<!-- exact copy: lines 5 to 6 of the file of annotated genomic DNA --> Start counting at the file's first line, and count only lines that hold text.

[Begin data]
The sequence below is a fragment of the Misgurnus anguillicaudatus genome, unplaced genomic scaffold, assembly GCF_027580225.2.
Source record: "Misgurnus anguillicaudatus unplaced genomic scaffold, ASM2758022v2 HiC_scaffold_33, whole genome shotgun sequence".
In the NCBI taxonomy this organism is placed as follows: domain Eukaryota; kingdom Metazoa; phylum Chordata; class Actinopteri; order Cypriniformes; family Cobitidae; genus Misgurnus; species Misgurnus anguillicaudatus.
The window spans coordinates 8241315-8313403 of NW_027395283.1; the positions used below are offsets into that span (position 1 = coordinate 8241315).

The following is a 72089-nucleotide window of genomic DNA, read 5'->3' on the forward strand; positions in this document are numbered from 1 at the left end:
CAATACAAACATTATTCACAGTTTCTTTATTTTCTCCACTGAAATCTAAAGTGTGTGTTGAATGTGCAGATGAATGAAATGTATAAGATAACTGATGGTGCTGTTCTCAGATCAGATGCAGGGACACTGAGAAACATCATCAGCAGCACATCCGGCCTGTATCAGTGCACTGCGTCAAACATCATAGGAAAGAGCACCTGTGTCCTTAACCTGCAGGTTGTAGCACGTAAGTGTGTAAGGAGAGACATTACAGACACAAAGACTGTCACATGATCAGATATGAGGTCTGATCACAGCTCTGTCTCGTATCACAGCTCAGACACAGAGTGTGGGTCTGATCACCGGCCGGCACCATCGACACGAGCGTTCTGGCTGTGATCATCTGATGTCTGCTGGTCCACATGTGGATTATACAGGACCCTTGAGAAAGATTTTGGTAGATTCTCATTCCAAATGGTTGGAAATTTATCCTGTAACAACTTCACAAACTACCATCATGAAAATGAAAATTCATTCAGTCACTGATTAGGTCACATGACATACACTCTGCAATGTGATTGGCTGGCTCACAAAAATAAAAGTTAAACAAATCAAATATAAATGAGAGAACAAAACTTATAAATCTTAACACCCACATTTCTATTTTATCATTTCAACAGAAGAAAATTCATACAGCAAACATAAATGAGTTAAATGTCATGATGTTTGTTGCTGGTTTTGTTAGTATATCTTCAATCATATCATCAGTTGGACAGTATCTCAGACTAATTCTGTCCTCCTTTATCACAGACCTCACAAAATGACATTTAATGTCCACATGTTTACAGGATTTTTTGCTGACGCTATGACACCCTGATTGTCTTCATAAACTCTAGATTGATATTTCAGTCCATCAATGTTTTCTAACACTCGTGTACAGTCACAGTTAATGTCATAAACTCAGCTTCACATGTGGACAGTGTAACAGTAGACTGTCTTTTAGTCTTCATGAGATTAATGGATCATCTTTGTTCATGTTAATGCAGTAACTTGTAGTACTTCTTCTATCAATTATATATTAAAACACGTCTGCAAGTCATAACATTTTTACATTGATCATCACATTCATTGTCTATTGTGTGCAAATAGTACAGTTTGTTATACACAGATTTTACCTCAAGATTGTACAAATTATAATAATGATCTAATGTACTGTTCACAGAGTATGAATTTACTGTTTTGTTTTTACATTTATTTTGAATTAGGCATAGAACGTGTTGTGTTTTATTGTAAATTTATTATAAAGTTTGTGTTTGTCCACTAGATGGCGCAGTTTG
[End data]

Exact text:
The following is a 72089-nucleotide window of genomic DNA, read 5'->3' on the forward strand; positions in this document are numbered from 1 at the left end:
CAATACAAACATTATTCACAGTTTCTTTATTTTCTCCACTGAAATCTAAAGTGTGTGTTGAATGTGCAGATGAATGAAATGTATAAGATAACTGATGGTGCTGTTCTCAGATCAGATGCAGGGACACTGAGAAACATCATCAGCAGCACATCCGGCCTGTATCAGTGCACTGCGTCAAACATCATAGGAAAGAGCACCTGTGTCCTTAACCTGCAGGTTGTAGCACGTAAGTGTGTAAGGAGAGACATTACAGACACAAAGACTGTCACATGATCAGATATGAGGTCTGATCACAGCTCTGTCTCGTATCACAGCTCAGACACAGAGTGTGGGTCTGATCACCGGCCGGCACCATCGACACGAGCGTTCTGGCTGTGATCATCTGATGTCTGCTGGTCCACATGTGGATTATACAGGACCCTTGAGAAAGATTTTGGTAGATTCTCATTCCAAATGGTTGGAAATTTATCCTGTAACAACTTCACAAACTACCATCATGAAAATGAAAATTCATTCAGTCACTGATTAGGTCACATGACATACACTCTGCAATGTGATTGGCTGGCTCACAAAAATAAAAGTTAAACAAATCAAATATAAATGAGAGAACAAAACTTATAAATCTTAACACCCACATTTCTATTTTATCATTTCAACAGAAGAAAATTCATACAGCAAACATAAATGAGTTAAATGTCATGATGTTTGTTGCTGGTTTTGTTAGTATATCTTCAATCATATCATCAGTTGGACAGTATCTCAGACTAATTCTGTCCTCCTTTATCACAGACCTCACAAAATGACATTTAATGTCCACATGTTTACAGGATTTTTTGCTGACGCTATGACACCCTGATTGTCTTCATAAACTCTAGATTGATATTTCAGTCCATCAATGTTTTCTAACACTCGTGTACAGTCACAGTTAATGTCATAAACTCAGCTTCACATGTGGACAGTGTAACAGTAGACTGTCTTTTAGTCTTCATGAGATTAATGGATCATCTTTGTTCATGTTAATGCAGTAACTTGTAGTACTTCTTCTATCAATTATATATTAAAACACGTCTGCAAGTCATAACATTTTTACATTGATCATCACATTCATTGTCTATTGTGTGCAAATAGTACAGTTTGTTATACACAGATTTTACCTCAAGATTGTACAAATTATAATAATGATCTAATGTACTGTTCACAGAGTATGAATTTACTGTTTTGTTTTTACATTTATTTTGAATTAGGCATAGAACGTGTTGTGTTTTATTGTAAATTTATTATAAAGTTTGTGTTTGTCCACTAGATGGCGCAGTTTG